If you get your water from a rural source such as a privately-owned well or small water co-op, you will probably at some point realize that you have iron in your water. Iron in water is a prevalent condition so it might not be a cause for concern. However, in some situations, it could cause severe problems and needs to be removed or minimized. Upon discovering that you have iron in your water, it is usually a good idea to create a game plan to help you proceed. Iron removal from water can be a little complicated since so many different factors can all contribute to the overall quality of your water.
Most people probably do not realize that there are at least five different types of iron that can be in drinking water and that the method for removing each one is different. Other potentially harmful water problems can also be present and make the situation even more difficult. Various forms of bacteria and algae can live in the water, and they can require entirely different eradication methods than iron removal from water.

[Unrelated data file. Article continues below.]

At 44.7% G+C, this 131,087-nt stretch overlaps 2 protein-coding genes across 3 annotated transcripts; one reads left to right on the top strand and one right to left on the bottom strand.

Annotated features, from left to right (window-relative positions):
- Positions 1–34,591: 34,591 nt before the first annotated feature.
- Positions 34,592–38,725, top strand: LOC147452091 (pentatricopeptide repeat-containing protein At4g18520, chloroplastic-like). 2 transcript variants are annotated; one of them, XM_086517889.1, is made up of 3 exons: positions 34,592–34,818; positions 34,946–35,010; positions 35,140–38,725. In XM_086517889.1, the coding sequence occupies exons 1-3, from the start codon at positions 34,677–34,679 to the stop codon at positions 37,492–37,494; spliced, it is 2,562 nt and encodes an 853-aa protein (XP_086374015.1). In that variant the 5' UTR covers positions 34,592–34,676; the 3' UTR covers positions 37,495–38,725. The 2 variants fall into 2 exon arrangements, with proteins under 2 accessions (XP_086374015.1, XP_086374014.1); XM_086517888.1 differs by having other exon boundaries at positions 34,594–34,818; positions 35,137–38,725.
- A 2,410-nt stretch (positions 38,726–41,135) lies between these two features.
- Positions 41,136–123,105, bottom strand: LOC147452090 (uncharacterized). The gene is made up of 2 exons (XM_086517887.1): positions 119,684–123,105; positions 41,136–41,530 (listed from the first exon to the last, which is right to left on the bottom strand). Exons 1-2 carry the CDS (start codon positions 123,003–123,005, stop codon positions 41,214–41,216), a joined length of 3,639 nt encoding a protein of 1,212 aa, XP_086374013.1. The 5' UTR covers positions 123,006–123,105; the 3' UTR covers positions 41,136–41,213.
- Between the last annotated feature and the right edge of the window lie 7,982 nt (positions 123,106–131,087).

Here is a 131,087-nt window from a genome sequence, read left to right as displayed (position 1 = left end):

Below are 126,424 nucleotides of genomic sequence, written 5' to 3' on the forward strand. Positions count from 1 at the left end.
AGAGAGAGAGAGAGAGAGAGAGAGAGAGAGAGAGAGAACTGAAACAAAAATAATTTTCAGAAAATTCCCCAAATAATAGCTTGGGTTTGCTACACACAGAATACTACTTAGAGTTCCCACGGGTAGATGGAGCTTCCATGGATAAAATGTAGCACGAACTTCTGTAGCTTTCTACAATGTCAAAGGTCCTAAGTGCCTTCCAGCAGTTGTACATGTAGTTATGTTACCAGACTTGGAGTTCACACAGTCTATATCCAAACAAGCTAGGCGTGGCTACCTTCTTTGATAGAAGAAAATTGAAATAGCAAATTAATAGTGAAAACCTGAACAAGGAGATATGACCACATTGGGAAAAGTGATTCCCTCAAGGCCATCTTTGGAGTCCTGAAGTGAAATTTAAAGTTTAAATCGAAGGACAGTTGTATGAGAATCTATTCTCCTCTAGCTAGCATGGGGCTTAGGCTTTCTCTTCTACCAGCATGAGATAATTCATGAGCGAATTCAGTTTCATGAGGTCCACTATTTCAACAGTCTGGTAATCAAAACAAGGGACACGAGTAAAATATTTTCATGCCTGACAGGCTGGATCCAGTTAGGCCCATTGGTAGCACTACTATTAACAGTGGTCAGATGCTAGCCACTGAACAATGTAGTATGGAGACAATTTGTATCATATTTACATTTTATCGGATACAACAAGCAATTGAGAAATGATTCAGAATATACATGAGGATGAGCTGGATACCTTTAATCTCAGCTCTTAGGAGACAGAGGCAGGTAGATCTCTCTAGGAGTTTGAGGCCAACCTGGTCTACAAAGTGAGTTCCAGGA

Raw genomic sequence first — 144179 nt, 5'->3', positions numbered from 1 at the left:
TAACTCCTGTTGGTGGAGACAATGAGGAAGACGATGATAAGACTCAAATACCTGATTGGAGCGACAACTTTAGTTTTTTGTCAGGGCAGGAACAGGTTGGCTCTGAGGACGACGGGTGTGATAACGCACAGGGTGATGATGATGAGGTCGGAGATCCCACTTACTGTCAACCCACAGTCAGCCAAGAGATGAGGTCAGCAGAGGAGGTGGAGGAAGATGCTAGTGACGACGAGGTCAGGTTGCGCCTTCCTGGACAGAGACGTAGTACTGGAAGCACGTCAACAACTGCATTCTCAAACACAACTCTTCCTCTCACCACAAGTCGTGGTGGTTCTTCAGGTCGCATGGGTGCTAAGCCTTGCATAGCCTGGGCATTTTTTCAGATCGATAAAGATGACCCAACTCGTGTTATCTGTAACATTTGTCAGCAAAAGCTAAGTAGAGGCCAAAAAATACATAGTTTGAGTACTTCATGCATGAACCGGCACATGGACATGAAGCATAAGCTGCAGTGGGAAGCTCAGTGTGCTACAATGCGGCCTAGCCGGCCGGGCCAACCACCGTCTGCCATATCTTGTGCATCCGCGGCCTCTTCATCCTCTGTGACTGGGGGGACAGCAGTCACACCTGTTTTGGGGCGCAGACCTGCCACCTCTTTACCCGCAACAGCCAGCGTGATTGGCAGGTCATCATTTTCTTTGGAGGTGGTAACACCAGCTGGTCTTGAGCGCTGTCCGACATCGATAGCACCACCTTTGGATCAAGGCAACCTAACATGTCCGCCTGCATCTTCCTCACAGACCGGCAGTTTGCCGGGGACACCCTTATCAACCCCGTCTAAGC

When you realize you have problems with your water supply, the first step is probably to get as much information together as possible. You can purchase various home testing kits that will give you a pretty good idea of the mineral content, bacteria count and chemical makeup of your water. If possible, also try to determine the depth of your well. Once you arm yourself with this knowledge, it is ordinarily advisable to seek out a specialist to assist with iron removal from water. In many states, the right place to start is with the county extension agent. These experts typically have the advantage of vast experience with water in your area and readily-available resources to help you get an overall picture of the steps to take to improve your overall water quality.